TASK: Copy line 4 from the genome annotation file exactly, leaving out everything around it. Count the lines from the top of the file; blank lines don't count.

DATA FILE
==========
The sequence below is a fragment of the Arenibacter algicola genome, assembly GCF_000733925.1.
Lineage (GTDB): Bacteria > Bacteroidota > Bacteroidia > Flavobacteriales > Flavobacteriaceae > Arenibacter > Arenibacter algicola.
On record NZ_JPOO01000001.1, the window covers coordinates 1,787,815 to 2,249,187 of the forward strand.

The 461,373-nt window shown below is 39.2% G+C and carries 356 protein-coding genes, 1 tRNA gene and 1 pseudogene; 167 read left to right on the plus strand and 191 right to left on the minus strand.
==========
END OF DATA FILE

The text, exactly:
The 461,373-nt window shown below is 39.2% G+C and carries 356 protein-coding genes, 1 tRNA gene and 1 pseudogene; 167 read left to right on the plus strand and 191 right to left on the minus strand.